The fish that makes a great catch

Once a strictly seasonal food, catfish is now enjoyed all year round in a wide variety of new breeds

A BOTTOM FEEDER THAT REMAINS TOP: Spicy catfish is tasty and cheap.

I'm sure that there are many people who have the same relationship with catfish dishes that I do. When they think of a particular favourite -- grilled catfish with boiled neem flowers and the sweet-spicy sauce called nam plaa waan, or the fish deep-fried with spicy seasonings and crisp-fried basil leaves scattered on top -- they crave to eat some right then and there.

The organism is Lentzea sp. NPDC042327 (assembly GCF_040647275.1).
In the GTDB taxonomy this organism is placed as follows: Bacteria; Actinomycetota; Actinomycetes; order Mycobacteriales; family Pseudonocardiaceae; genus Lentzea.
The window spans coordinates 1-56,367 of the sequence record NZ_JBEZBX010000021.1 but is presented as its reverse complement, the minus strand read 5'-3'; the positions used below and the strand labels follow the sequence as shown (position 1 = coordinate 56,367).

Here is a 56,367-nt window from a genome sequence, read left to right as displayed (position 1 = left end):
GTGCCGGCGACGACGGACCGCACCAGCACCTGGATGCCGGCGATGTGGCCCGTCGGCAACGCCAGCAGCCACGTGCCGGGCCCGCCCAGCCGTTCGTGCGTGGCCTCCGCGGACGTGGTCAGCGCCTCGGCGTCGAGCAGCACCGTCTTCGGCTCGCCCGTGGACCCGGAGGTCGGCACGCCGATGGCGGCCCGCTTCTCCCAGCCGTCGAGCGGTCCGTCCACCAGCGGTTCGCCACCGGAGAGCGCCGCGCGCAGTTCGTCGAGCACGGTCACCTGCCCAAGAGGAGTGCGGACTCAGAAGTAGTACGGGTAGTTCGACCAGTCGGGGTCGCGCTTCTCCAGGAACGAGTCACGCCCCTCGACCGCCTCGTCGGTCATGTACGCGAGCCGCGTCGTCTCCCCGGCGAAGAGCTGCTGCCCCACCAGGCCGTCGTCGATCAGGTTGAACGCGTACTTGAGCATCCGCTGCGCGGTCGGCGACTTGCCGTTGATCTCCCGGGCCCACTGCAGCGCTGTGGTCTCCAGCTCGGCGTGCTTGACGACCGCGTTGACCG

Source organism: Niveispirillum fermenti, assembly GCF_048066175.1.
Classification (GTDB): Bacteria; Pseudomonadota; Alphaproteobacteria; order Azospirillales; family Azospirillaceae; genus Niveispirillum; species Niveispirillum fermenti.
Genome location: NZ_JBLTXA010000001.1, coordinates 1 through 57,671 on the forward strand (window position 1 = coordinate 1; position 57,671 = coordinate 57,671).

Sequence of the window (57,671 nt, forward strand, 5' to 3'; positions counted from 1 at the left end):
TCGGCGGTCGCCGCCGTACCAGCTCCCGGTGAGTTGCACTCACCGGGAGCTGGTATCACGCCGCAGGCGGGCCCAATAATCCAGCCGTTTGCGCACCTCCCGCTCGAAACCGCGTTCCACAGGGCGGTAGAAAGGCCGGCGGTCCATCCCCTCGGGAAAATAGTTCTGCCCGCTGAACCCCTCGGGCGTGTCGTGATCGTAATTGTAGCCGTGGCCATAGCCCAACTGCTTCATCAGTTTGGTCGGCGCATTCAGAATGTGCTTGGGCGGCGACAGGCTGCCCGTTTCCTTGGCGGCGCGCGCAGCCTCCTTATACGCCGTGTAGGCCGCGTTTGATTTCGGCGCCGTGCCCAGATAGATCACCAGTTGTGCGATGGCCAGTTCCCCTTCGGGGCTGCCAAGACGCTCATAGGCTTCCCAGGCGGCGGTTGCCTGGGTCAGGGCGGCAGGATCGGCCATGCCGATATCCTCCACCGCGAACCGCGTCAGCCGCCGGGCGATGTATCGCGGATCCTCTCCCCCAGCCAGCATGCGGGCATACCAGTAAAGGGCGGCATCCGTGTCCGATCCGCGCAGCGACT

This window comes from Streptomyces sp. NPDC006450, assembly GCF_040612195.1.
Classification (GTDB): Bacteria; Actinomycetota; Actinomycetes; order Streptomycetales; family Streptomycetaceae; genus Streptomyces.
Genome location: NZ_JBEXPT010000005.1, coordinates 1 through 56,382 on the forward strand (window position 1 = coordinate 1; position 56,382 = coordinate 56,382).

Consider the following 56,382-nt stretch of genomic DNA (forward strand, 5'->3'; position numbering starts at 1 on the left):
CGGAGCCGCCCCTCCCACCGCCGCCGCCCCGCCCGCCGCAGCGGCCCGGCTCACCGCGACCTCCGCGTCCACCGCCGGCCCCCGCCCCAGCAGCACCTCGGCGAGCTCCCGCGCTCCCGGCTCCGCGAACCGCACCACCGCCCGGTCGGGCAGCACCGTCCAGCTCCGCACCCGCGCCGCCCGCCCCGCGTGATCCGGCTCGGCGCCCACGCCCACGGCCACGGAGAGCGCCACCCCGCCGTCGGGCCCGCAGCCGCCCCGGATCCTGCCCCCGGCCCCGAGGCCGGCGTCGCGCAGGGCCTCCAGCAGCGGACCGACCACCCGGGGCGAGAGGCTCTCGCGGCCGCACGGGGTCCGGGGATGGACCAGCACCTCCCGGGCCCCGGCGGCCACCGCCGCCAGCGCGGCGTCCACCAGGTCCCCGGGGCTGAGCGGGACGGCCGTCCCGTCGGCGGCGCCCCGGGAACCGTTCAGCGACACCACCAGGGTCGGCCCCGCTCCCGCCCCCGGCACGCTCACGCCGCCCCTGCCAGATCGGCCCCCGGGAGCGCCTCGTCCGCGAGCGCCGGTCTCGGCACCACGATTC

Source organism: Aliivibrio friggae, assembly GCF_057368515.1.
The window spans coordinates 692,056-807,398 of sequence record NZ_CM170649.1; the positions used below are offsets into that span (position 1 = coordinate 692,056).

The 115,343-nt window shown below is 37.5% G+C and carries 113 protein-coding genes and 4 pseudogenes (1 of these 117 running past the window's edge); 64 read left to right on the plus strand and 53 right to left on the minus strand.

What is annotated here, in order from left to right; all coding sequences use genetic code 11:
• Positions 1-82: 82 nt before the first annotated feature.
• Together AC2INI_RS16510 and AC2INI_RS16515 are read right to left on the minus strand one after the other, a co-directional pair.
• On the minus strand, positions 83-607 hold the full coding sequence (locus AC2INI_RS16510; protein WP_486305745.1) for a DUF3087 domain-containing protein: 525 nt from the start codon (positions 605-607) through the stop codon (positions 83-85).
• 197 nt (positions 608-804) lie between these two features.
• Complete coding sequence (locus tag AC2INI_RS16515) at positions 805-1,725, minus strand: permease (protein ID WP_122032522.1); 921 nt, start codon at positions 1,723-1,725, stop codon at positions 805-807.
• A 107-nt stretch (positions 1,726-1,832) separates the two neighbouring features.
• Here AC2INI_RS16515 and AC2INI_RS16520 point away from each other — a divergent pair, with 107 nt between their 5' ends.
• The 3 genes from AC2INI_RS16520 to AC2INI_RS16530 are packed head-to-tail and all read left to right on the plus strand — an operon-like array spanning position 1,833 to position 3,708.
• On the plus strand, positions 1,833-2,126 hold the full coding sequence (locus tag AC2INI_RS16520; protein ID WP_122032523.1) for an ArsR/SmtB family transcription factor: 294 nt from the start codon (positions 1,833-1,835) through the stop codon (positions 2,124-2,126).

The reason for this potent appeal is that catfish has deep and long-standing roots in Thai cuisine. Although there may be people who don't like it, everyone knows that there are famous Thai dishes that cannot be made with anything else.

There were originally two types of catfish found in natural Thai waters. Those with yellow bellies were known as plaa duke ui or plaa duke thong naa (field catfish). White-bellied ones were called plaa duke daan. Thais of the past preferred the plaa duke ui. Although it was smaller than the plaa duke daan, the meat was thought to be firmer and sweeter, and to contain more fat than that of the white-bellied type.

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